Since 1926, Thailand’s participation in World War I has been commemorated on 11 November, instead of 22 July, as was previously the case. The annual commemoration has been organized by the WVO since 2003.[1] It is a combination of religious and military ceremonies. The Buddhist religious ceremony sometimes takes place at a royal temple, Bowonniwet Vihara, and sometimes at the WVO office. The nature of the religious ceremony is less publicized and rather limited to the army personnel and the descendants of the soldiers who took part in the war. The military ceremony is, on the other hand, organized as a national event and open to the public. It is held at the World War I monument, erected in memory of the fallen soldiers in 1919 at Sanam Luang, the historic square in front of the royal palace. The ceremony is attended by representatives of the royal family, army and other government bodies, descendants of the volunteer soldiers, as well as foreign military personnel and diplomatic corps. As part of their work, the WVO often organizes a lecture tour to schools, mostly in Bangkok, to explain the role of the military in Thailand. In relation to the centennial commemoration, the topic of World War I, which otherwise hardly has a place in the national school curriculum, has become the emphasis of these school lectures given by invited specialists.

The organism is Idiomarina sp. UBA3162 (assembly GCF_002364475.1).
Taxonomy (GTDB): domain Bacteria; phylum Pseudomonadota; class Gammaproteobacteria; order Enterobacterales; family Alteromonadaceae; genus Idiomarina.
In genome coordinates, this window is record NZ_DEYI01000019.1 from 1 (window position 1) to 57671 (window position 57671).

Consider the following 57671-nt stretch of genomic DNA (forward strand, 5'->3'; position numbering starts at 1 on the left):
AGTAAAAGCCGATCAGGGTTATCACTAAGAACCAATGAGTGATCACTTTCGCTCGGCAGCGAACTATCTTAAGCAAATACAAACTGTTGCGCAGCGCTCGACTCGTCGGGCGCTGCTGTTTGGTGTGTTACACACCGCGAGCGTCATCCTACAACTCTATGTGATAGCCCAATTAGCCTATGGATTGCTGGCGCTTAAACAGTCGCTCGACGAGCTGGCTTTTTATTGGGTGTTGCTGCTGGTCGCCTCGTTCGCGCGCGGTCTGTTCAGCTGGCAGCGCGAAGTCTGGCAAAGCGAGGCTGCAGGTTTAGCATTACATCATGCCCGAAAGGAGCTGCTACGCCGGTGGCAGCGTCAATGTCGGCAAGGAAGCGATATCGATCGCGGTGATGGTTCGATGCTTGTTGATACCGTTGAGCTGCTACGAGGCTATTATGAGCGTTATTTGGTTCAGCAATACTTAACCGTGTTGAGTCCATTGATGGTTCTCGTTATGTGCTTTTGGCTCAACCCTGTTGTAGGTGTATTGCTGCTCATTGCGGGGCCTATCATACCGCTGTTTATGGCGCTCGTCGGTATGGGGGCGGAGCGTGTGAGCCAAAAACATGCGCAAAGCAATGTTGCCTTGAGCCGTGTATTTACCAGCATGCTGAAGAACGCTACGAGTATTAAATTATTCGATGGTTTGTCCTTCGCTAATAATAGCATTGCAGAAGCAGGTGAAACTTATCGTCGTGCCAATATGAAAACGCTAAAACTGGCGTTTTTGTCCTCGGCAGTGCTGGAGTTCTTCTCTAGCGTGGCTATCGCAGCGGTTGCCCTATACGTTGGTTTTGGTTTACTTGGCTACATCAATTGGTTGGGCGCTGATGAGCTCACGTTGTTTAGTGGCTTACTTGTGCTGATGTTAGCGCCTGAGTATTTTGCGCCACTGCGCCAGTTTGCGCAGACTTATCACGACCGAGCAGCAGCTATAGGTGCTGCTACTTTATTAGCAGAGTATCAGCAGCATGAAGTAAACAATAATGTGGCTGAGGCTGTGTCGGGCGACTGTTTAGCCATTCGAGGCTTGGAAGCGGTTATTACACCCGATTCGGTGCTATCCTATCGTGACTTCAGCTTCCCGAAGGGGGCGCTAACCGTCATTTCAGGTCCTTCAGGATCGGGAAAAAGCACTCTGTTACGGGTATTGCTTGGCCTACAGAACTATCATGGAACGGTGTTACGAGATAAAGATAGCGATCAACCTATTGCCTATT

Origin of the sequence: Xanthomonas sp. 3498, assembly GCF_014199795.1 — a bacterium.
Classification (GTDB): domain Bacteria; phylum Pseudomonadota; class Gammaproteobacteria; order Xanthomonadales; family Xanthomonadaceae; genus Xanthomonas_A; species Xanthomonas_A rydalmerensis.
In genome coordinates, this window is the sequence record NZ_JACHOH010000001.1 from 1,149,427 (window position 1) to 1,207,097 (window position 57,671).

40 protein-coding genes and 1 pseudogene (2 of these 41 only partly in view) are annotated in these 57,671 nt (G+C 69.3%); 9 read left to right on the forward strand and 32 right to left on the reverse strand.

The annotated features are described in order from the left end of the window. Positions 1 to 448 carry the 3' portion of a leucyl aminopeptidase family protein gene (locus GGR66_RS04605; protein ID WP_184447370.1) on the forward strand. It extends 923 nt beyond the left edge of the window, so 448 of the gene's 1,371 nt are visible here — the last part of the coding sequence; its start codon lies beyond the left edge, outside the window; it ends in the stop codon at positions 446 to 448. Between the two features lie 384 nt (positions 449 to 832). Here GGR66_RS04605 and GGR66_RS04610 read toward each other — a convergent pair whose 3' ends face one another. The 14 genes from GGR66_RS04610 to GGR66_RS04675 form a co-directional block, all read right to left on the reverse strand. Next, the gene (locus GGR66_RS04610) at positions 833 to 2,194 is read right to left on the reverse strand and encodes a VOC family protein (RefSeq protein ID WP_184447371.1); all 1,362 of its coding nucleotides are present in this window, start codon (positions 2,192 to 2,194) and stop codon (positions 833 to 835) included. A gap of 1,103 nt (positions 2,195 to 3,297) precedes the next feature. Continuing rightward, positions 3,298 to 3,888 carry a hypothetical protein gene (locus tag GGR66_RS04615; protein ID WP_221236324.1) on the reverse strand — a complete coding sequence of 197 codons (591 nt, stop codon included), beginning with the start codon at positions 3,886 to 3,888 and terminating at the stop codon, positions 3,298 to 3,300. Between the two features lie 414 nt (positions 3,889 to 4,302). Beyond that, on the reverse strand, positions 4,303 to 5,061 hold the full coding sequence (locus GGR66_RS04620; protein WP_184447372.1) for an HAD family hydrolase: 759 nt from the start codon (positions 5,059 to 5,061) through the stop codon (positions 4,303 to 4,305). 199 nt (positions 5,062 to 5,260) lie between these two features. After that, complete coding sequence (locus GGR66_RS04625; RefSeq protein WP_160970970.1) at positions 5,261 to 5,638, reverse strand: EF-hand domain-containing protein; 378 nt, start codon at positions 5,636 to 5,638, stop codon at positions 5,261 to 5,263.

Outside Bangkok, there are a small number of monuments related to World War I. It is not known precisely when these World War I commemorative monuments were built. Some local governments hold commemorative events, especially in the provinces of Ayutthaya, Singburi and Suphanburi, which have monuments erected in honor of the men who volunteered to join the war and are regarded as local heroes. The centennial commemorations were widely reported in local and national media outlets.[2]

Part of the foreign community in Thailand took part in the centennial commemoration. It should be mentioned that the British embassy has a cenotaph and the French ambassadorial residence a plaque commemorating their fallen World War I countrymen who once lived in Bangkok. In November 2014, the French embassy organized an exhibition of photos of the Siamese volunteer troops in Europe, taken from footage filmed in 1918-1919. The following year, it cooperated with the Thailand Knowledge Park to re-display the photos and screen the original footage, as well as organize a talk on World War I. Furthermore, the French cultural center in Bangkok, the Alliance Française, screened films and documentaries on World War I every November from 2014 to 2018. In December 2015, the Belgian embassy cooperated with the national museum of Thailand to present an exhibition titled “Belgium, Siam and World War I. An Enduring Friendship before the Conflict and during the Great War” at the National Gallery.